Wednesday, January 21, 2015

More Soup to Shake a (Soup) Spoon At!

Good evening everyone!  Continuing on my soup conquest, I bring you a fall/winter time favorite ingredient, that might not be used as often as anticipated.  Granted, there's a whole menagerie of squashes out there, but to use one in a soup like this is quite tasty.  Plus, it's paired with a cheesy crouton that evens out all the flavors. 

The Recipe:  Butternut Squash Soup
Original Recipe From:  My Fitness Pal app

What You'll Need:
Two Tablespoons Olive Oil
1 Large White Onion, chopped
2 Medium Carrots, chopped
1/2 Medium Butternut Squash, cut into 1/4-inch pieces
6 Cups Low-Sodium Chicken Broth
2 Sprigs of fresh Rosemary
1/2 Small Baguette, sliced
4 Ounces of Sharp Cheddar Cheese, shredded
2 Scallions, thinly sliced

To start, head the oil in a large saucepan over medium heat.  Add the chopped onion and season with salt and pepper.  Stir all the ingredients together and cover, cooking for six minutes, stirring occasionally.

Once the onions have cooked, add the carrots and the squash, stir and cover.  Cook this mixture for five more minutes, stirring occasionally also.  Add the chicken broth and the rosemary and bring the mixture to a boil.  Once at a boil, drop the heat and let simmer for 12-15 minutes, or until the vegetables are tender.

While the vegetables are cooking, heat the oven broiler.  Place the sliced baguette pieces on a foil lined baking sheet and sprinkle with the shredded cheddar cheese.  Place the baking sheet in the oven and broil under the cheese has melted, about one to two minutes.  Remove from the oven and set aside.

Once the vegetables have cooked, remove and discard the rosemary.  If you are using a stainless steel saucepan, use a corded immersion blender and blend until all the ingredients are thoroughly mixed.  If you used a nonstick saucepan, carefully pour the ingredients in a blender and pulse to puree the ingredients.  Pour into serving bowl, top with scallions and the cheese croutons, and enjoy!

The End Result:

The soup will be surprisingly sweet, as the butternut squash is naturally that way.  The carrots help to enhance that flavor and no onion can be found.  But the cheese croutons, as I have so lovingly named them, will add a depth to the soup that can't be found elsewhere.  While they might look pretty on top the of the soup, submerge them in the liquid and add with your slurps of soup.  The bread will give the soup something to cling to and the sharp cheddar cheese is a nice contrast with the squash flavor.  Overall, a great, fresh soup recipe to add to your soup arsenal!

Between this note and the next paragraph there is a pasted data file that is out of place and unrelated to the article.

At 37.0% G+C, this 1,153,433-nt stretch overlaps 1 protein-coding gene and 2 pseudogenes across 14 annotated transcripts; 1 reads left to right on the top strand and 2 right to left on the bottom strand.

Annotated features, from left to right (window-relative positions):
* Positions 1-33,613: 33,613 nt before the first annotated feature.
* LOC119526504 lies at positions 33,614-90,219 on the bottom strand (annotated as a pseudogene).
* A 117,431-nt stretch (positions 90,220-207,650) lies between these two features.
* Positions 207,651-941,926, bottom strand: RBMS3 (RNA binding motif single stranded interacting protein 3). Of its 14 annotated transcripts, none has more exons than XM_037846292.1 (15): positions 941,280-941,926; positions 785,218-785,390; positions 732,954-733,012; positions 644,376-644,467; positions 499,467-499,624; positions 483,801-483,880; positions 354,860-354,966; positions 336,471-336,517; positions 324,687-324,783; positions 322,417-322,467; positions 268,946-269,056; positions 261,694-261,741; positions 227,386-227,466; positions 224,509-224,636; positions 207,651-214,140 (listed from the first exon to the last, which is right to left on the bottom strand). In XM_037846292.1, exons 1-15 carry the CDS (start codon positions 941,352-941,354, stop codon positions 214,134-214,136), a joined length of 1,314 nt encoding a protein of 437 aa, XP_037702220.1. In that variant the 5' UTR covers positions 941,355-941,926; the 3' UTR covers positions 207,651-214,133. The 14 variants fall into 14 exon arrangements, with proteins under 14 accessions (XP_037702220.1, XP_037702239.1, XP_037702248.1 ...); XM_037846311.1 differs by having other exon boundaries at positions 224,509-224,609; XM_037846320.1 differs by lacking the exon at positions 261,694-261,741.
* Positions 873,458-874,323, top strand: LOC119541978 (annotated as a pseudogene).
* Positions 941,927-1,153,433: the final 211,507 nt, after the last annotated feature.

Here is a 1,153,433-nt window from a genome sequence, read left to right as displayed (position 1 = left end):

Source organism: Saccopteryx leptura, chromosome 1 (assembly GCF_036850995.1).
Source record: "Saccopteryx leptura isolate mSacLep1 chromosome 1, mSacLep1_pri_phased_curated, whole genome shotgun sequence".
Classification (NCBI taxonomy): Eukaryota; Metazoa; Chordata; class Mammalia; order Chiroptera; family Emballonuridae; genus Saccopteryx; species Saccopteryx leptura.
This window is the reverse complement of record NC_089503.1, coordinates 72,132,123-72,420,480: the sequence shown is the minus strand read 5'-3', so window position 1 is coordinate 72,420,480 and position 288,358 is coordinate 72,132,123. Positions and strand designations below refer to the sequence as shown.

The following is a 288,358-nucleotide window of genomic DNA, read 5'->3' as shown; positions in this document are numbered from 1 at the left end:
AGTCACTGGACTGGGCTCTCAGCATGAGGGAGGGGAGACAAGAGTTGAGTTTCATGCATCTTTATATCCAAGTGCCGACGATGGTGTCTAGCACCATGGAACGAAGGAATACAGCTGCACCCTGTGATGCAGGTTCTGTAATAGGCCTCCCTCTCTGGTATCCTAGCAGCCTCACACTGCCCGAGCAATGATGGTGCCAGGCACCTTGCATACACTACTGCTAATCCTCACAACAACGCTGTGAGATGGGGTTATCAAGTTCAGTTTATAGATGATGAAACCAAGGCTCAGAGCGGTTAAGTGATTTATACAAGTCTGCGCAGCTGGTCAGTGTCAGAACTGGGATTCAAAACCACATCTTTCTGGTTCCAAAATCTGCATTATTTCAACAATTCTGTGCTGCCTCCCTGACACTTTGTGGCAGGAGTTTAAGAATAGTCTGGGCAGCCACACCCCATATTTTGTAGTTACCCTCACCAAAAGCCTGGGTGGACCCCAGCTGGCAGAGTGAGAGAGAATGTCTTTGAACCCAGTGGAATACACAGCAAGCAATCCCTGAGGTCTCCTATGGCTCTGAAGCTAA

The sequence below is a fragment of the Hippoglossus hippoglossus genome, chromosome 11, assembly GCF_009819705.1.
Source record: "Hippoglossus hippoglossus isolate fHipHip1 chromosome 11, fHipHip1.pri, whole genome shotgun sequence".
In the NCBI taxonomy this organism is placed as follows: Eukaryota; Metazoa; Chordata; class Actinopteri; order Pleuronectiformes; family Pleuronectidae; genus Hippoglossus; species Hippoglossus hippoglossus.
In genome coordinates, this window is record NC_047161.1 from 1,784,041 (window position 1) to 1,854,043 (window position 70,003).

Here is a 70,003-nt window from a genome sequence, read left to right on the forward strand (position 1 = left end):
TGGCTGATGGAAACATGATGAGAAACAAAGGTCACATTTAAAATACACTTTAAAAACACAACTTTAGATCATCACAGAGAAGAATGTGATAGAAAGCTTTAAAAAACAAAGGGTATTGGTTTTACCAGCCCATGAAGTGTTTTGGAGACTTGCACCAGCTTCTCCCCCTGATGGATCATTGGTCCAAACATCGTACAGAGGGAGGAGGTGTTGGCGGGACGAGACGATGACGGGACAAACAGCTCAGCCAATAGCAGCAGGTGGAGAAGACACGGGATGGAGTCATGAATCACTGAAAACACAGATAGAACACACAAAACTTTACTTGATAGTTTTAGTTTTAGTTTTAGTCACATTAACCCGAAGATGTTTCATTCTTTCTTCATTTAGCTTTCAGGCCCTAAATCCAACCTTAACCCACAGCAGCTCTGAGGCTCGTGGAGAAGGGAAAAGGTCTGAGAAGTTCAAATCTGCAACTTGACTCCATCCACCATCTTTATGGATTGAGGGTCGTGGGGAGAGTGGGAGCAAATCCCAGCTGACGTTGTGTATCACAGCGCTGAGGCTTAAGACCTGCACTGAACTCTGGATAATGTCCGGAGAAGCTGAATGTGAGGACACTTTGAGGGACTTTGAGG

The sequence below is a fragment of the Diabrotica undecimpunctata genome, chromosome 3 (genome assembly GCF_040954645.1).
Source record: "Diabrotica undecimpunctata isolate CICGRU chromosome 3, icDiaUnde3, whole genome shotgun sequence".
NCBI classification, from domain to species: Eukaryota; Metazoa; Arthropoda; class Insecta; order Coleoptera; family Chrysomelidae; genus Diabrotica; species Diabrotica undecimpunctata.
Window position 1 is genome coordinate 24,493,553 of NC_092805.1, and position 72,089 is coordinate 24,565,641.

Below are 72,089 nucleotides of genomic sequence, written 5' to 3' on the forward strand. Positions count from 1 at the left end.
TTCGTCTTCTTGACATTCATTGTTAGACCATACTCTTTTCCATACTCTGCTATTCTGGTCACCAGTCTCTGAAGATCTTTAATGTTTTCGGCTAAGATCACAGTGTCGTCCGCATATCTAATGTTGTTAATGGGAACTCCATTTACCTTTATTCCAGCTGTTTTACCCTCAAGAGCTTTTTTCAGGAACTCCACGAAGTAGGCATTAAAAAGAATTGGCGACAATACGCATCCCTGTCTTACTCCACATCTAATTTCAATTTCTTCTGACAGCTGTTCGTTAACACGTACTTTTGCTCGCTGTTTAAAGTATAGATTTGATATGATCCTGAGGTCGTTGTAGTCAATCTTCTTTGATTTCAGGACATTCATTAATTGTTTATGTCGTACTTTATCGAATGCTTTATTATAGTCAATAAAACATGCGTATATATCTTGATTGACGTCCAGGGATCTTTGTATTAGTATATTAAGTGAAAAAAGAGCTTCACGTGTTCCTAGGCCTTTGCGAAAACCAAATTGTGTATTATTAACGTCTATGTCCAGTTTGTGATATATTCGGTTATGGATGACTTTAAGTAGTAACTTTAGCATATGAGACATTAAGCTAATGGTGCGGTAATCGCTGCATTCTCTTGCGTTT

That's all we have for you this week.  Check back frequently for more tasty additions to your recipe book.  Until then,


Thursday, January 15, 2015

Mighty Fine Meat

Good evening everyone!  There are often times where becoming a vegetarian wouldn't be so bad of an idea.  Promote a more healthful status while giving new fruits and veggies I've never heard of before a shot.  While I romanticize the idea, it's recipes, like this one tonight, that make me think otherwise and remember that I like being an omnivore.

The Recipe:  Roast Beef Tenderloin with Cognac Butter
Original Recipe Found In:  Cooking Light, November 2014 Issue

What You'll Need:

For the Tenderloin:
1 Tablespoon Dijon Mustard
2 Teaspoons Honey
1 Teaspoon Lower-Sodium Soy Sauce
3/4 Teaspoon Salt
1/2 Teaspoon Black Pepper
1 (2 Pound) Beef Tenderloin, trimmed
2 Tablespoons chopped fresh Thyme

For the Cognac Butter:
1 1/2 Teaspoons Butter
3 Tablespoons minced Shallots
3 Tablespoons Cognac
6 1/2 Tablespoons Butter, softened
1 Tablespoon fresh Thyme leaves
1/8 Teaspoon Black Pepper

Start by preheating an oven to 425 degrees and prepare the cognac butter:  melt 1 1/2 teaspoons butter in a small, nonstick skillet over medium-low heat.  Next, add the shallots and cook for two minutes or until tender, stirring shallots occasionally.  Carefully stir in the cognac and cook for one minute or until the liquid has reduced by about one-third.  Remove the skillet from the heat and cool.

Next, place the 6 1/2 tablespoons butter in a small bowl and stir in the cooled cognac mixture, one tablespoon thyme leaves and 1/8 teaspoon black pepper.  Cover with plastic wrap and chill in the refrigerator for ten minutes.  Bring the mixture from the fridge and divide it in half.  Scrape each half of the butter mixture onto a piece of plastic wrap.  Shape each portion into a four-inch long log.  Wrap each butter log in plastic wrap and refrigerate or freeze one log for another use.

To prepare the tenderloin, combine the mustard, honey, soy sauce, 3/4 teaspoon salt, and 1/2 teaspoon of pepper in a medium mixing bowl and stir with a whisk.  Spread the mustard mixture over all the sides of the tenderloin and sprinkle with two tablespoons of thyme.  Place the tenderloin in a shallow roasting pan.  Place the pan in a 425 degree oven and cook for 38 minutes or until a thermometer inserted reads 135 degrees.  Cover the tenderloin with foil and let stand for ten minutes.

Remove the tenderloin from the roasting pan and onto a cutting board.  Cut the tenderloin crosswise into 16 slices.  Arrange the slices on a serving plate and cut one butter log into eight slices and top each serving with one butter slice.  Serve and enjoy!

The End Result:

I've been raised to like my meat at just under well done to well done, but lately I have been enjoying my cooked meat to still have some pink in the middle.  But for this recipe, it's well worth it.  I've never cooked with a beef tenderloin, but it is, by far, the best meat you can purchase and cook yourself.  Served with a wee bit of a boozy butter, it's quite fantastic.  If you don't like your meat that undercooked, you are welcome to cook it for longer, but just remember to let it rest once it is done cooking - your pallet will thank you!

Thanks for joining us and we continue to share our culinary adventures.  Until next time,